Of course, you can branch out and go for other fragrances as well. A whiff of vanilla is always a good alternative for any kind of candle, succulent-shaped or not. Remember to experiment and combine different fragrance oils to make your candle’s throw stronger and more potent.

Let’s talk about containers. As half of a succulent candle is a container candle, it is vital to choose one that will work well with the project practically and aesthetically.

Glass jars are always safe bets for container candles. However, make sure to choose one with the same diameter from top to bottom to ensure your candle burns properly.

Again, do not limit yourself. While glass containers can show off your candle beautifully until its last burn, going for ceramic pots will further enhance the succulent aesthetic.

Now that you have determined your wax and container size, it’s time to think about your wick. A candle’s wick should always be proportionate to the candle’s diameter to provide the ideal melt pool and burn time. 

Don’t forget to measure the height of both your succulent candle’s base and topper because your wick should be long enough to pierce through both.

I like to assemble my wick and container before anything else to ensure they’re on hand and secure once the wax formula is ready for pouring.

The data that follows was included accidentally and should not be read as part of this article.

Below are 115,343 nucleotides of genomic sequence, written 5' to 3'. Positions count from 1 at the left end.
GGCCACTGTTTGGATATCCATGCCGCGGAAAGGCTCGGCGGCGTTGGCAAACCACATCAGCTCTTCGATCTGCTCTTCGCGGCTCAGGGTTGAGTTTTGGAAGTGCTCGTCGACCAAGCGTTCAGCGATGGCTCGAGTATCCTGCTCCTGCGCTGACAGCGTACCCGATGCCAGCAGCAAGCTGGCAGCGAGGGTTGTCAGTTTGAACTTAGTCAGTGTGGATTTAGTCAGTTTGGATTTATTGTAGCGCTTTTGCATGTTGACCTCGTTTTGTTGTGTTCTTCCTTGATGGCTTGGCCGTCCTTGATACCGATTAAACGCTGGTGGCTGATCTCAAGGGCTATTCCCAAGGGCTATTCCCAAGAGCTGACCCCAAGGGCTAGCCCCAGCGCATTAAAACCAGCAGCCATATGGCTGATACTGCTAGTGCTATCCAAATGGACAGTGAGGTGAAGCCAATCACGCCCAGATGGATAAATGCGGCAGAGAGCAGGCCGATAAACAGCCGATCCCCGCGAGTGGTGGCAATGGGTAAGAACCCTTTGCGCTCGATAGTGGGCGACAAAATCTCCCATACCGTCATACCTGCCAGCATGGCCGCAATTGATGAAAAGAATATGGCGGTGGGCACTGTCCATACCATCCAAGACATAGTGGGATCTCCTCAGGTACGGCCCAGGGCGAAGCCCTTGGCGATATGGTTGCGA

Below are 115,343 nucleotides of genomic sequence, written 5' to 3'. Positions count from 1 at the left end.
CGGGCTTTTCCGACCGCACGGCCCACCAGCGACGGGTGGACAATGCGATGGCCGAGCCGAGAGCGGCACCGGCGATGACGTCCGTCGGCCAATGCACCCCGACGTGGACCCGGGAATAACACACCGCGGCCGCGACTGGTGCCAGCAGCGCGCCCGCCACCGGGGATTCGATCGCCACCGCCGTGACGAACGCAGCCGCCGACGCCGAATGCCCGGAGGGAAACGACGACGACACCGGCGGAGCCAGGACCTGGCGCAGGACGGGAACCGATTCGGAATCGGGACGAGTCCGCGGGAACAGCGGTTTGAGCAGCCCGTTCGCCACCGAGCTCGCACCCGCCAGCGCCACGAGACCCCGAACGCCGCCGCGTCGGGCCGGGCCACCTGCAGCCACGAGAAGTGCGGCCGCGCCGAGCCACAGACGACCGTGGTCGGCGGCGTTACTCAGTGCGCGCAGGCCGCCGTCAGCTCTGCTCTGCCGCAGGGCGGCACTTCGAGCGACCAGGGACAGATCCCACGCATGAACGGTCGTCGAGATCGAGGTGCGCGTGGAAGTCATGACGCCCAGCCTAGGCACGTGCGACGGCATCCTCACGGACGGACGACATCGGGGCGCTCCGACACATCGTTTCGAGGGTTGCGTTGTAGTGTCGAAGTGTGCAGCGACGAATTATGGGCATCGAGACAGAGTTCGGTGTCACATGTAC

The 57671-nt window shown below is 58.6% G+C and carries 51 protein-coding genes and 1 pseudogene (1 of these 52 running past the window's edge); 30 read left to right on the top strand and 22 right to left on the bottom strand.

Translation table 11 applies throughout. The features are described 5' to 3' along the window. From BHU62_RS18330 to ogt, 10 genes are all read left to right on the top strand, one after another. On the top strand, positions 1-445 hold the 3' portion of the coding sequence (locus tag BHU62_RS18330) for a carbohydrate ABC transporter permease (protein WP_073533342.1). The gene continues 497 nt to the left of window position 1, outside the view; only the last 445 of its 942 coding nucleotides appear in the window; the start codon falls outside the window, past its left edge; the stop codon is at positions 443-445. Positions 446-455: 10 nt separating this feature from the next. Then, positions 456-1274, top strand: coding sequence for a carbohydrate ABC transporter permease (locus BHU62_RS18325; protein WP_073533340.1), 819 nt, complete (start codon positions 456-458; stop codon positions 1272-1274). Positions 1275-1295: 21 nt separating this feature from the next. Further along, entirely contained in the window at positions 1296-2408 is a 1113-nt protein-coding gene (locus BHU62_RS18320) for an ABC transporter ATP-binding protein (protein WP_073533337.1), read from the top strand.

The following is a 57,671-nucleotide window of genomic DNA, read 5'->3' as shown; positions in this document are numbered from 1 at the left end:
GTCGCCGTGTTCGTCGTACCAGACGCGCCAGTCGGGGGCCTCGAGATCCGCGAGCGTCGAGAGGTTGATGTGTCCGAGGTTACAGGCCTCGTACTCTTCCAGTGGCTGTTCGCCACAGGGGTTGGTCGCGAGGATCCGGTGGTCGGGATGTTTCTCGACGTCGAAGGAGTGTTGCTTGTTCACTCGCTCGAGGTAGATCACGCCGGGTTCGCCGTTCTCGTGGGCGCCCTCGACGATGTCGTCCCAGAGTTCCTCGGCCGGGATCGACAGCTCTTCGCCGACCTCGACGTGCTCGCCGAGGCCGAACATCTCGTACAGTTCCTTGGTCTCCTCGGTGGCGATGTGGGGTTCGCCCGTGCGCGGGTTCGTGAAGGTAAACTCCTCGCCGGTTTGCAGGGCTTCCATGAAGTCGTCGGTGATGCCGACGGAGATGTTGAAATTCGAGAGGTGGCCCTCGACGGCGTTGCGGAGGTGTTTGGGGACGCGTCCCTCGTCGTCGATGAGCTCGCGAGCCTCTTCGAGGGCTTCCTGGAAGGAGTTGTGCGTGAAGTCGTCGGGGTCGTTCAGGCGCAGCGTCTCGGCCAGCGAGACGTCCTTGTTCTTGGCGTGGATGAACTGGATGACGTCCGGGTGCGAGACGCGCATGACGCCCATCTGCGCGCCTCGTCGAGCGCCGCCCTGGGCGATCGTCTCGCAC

Aside from these essential supplies, be sure to prepare all your basic candlemaking equipment and tools. Have your pot, double boiler, pouring pot, ladle, measuring cups, potholder, wick pin, scale, thermometer, heat gun, lighter, and stovetop clean, accessible, and ready for use before you begin.

Step 2: Create Succulent Shapes Using Molds

A succulent candle is divided into two parts: the succulent topper and the base. The succulent topper differentiates this project from other artisan candles, so getting this part right is essential.

Once you have prepared your tools and weighed your wax, start the candlemaking process by melting the appropriate amount of wax in your double boiler or a makeshift double boiler using a pot, a smaller pouring pot, and an adequate amount of water.

It is always helpful to check the packaging to determine your wax’s melting point. Similarly, note the supplier’s recommended wax temperature before adding the fragrance oil and dye. Then, stir thoroughly to mix all the components well. Doing so will yield optimum results for your candle’s scent throw.

Allow your candle formula to cool down to the desired pouring temperature. The pouring temperature will depend on the wax you use, so always refer to your supplier’s instructions. Practicing and recording the variables and results of your past projects will also help you determine the best melt and pouring point for your wax.

Once the candle formula has reached its pouring temperature, it is time to pour it into the succulent mold. You can warm the mold beforehand using a heat gun to make it easier to remove the wax later.